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Kerry Says Bush Has Ignored N. Korean Threat
By David E. Sanger
Staff Writer
Senator John Kerry

WASHINGTON — Senator John Kerry on Sunday accused the Bush administration of letting "a nuclear nightmare" develop by refusing to deal with North Korea when it first came to office.

In an interview, he argued that President Bush's preoccupation with Iraq let the North Korean crisis fester to the point that there were now indications that the country might be preparing to test a plutonium bomb. He presented his charges in a 15-minute telephone call he made to The New York Times.

Meanwhile, American intelligence officials and policy makers scrambled to determine what caused a huge fire spotted Thursday on North Korea's border with China. Secretary of State Colin L. Powell said Sunday that the fire, apparently caused by an explosion, was "not any kind of nuclear event," but he confirmed a report in The Times on Sunday that "there is activity going on at a potential nuclear test site," adding that "we're monitoring this."

While intelligence analysts are still debating whether the activity is a harbinger of a test, Mr. Kerry insisted that the fact that North Korea was threatening such an action was a sign of failed diplomacy. "I think that this is one of the most serious failures and challenges to the security of the United States, and it really underscores the way in which George Bush talks the game but doesn't deliver," he said.

In the past, Mr. Kerry has accused Mr. Bush of ignoring a far larger nuclear threat in North Korea because of his determination to oust Saddam Hussein in Iraq.

"They have taken their eye off the real ball," Mr. Kerry said, his voice almost shaking in anger. "They took it off in Afghanistan and shifted it to Iraq. They took it off in North Korea and shifted it to Iraq. They took it off in Russia, and the nuclear materials there, and shifted it to Iraq."

Secretary of State Colin L. Powell defended the administration.
Alex Wong / NBC News,
"Meet the Press"

Mr. Kerry's basic argument, that the Iraq war has diverted attention from more dangerous nations like North Korea, is one he has often used on the campaign trail and in interviews over the past several months. But his language on Sunday, calling the situation "a nuclear nightmare" and directly accusing Mr. Bush of leaving the United States more vulnerable to North Korea, was far harsher and more incendiary than the language he has used before.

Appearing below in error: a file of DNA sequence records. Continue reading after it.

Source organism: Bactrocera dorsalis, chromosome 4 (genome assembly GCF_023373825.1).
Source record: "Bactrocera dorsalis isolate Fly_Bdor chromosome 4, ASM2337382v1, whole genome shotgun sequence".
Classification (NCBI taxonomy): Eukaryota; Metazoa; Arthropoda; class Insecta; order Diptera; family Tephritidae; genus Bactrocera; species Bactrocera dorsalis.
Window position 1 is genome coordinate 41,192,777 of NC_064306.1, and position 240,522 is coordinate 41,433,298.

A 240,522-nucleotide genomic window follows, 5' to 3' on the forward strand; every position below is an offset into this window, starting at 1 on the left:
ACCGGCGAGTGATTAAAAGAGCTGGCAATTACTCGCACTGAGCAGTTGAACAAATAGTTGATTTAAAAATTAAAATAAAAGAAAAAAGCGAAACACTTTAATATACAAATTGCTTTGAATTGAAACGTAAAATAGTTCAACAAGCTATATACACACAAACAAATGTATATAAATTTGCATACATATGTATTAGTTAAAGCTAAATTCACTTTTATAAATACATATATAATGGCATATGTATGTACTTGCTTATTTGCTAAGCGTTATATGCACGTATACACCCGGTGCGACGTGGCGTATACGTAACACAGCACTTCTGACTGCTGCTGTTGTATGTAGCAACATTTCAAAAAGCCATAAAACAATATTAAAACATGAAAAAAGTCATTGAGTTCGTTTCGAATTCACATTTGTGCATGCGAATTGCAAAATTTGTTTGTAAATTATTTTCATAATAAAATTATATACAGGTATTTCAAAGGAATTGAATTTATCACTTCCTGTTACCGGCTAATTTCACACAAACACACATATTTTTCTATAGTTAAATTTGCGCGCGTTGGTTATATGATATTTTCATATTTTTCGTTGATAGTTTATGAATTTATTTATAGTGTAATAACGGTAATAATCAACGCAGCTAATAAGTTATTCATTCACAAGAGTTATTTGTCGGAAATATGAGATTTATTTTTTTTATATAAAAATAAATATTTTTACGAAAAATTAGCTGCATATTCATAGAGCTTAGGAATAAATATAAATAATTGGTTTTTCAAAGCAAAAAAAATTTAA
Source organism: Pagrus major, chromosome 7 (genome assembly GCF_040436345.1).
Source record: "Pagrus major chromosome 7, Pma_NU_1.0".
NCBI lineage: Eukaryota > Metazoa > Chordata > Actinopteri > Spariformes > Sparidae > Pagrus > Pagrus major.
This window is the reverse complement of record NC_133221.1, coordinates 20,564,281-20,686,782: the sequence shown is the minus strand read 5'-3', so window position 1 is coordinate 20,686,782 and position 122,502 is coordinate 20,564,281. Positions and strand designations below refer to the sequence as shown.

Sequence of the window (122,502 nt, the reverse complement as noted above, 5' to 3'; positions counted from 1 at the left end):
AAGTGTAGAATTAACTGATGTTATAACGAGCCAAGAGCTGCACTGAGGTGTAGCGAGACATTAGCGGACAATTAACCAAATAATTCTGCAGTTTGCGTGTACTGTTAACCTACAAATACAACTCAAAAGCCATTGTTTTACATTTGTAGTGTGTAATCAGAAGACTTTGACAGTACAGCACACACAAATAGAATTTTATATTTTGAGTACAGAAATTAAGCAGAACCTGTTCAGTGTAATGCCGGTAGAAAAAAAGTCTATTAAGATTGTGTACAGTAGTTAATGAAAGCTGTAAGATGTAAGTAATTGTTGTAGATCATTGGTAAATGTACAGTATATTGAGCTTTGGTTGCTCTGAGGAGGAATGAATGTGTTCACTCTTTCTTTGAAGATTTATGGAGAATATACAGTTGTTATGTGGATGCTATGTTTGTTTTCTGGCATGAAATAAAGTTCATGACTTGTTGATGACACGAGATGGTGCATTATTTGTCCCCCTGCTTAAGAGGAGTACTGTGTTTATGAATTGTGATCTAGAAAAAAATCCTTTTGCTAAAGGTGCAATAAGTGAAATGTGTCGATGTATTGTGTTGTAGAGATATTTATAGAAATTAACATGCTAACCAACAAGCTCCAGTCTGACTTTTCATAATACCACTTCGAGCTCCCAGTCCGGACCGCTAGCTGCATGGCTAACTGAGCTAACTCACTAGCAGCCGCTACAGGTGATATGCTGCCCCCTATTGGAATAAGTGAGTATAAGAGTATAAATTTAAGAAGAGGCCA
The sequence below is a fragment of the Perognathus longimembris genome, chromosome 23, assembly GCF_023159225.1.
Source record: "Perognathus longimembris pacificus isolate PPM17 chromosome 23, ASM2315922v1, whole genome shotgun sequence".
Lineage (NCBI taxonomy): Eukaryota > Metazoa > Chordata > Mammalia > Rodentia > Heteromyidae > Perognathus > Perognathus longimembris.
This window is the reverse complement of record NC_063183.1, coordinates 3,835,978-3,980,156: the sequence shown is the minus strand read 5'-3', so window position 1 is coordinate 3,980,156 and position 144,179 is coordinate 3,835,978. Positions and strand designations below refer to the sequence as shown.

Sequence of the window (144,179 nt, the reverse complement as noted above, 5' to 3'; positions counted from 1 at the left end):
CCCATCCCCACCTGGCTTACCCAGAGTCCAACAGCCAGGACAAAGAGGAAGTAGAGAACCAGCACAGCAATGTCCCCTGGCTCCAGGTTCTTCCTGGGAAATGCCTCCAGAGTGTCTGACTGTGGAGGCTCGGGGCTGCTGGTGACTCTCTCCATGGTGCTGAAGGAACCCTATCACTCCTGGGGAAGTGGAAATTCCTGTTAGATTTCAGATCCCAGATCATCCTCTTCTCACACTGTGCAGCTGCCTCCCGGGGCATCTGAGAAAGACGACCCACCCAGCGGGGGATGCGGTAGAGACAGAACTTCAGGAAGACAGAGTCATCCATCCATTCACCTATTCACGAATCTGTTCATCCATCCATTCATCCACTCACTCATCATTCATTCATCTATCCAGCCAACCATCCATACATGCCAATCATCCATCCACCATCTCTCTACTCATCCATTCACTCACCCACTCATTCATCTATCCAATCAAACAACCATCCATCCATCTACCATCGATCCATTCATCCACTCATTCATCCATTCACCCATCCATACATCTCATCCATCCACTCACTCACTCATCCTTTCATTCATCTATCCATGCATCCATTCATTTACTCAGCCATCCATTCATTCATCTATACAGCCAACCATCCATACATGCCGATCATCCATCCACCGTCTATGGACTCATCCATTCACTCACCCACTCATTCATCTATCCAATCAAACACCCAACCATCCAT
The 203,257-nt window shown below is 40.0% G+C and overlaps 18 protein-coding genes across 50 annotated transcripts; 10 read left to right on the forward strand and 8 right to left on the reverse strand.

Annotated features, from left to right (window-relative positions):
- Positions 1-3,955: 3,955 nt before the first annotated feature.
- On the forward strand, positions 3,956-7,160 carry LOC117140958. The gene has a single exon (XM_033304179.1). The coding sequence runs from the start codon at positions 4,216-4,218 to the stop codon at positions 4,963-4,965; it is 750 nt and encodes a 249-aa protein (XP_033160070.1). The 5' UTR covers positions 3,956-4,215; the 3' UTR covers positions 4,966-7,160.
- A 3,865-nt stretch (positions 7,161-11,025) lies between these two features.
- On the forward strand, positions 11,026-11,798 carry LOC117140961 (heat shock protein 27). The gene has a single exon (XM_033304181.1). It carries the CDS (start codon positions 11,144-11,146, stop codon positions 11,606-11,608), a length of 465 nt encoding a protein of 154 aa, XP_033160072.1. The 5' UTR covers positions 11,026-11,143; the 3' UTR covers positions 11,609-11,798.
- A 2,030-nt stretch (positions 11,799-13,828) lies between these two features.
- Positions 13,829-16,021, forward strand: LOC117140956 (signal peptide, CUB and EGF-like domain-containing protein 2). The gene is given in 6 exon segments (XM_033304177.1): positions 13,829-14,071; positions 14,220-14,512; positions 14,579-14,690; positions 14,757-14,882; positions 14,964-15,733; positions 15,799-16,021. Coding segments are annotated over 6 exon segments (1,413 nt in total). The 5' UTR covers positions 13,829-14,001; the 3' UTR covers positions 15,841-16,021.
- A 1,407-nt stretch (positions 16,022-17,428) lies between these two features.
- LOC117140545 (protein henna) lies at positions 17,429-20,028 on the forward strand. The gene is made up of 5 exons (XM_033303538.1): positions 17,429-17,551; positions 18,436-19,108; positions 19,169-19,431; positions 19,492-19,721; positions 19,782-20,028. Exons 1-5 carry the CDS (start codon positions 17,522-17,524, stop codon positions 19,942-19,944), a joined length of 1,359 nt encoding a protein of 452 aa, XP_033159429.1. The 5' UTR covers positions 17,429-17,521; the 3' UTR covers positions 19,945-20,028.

It is also highly unusual for Mr. Kerry to seek out a reporter on a Sunday, when he had no public appearances scheduled, to attack Mr. Bush. This comes as Mr. Kerry and his aides, during this final 50 days of the campaign, have promised to draw more consistent and sharper contrasts to Mr. Bush in response to criticism from supporters that their message has been too weak.

On Sunday night, Scott McClellan, the president's press secretary, told of Mr. Kerry's comments, said: "Senator Kerry wants to return to the failed policies of the previous administration, where the U.S. was duped. We've been down that road before and we have no intention of letting it happen again."

In television appearances on Sunday, both Mr. Powell and Condoleezza Rice, Mr. Bush's national security adviser, defended the administration's approach to North Korea. They insisted that they had a far better chance of forestalling a test by North Korea now that the United States had involved China, Russia, Japan and South Korea in negotiations rather than facing North Korea alone.

Ms. Rice said it was possible that the fire seen Thursday — the South Korean press described it as a mushroom-shaped cloud of smoke that extended two miles across — might have been a forest fire. American intelligence officials said they were also pursuing the possibility that fuel used for North Korea's missiles might have accidentally exploded.

[North Korea said Monday that the explosion was part of a hydro-electric project, the BBC reported. It quoted the North's foreign minister, Paek Nam Sun, as telling the visiting British Foreign Office minister Bill Rammell that the blast was the deliberate demolition of a mountain for the project.]

But it was the prospect of a nuclear test — perhaps one timed by the North Koreans before the presidential election here — that focused the administration's attention.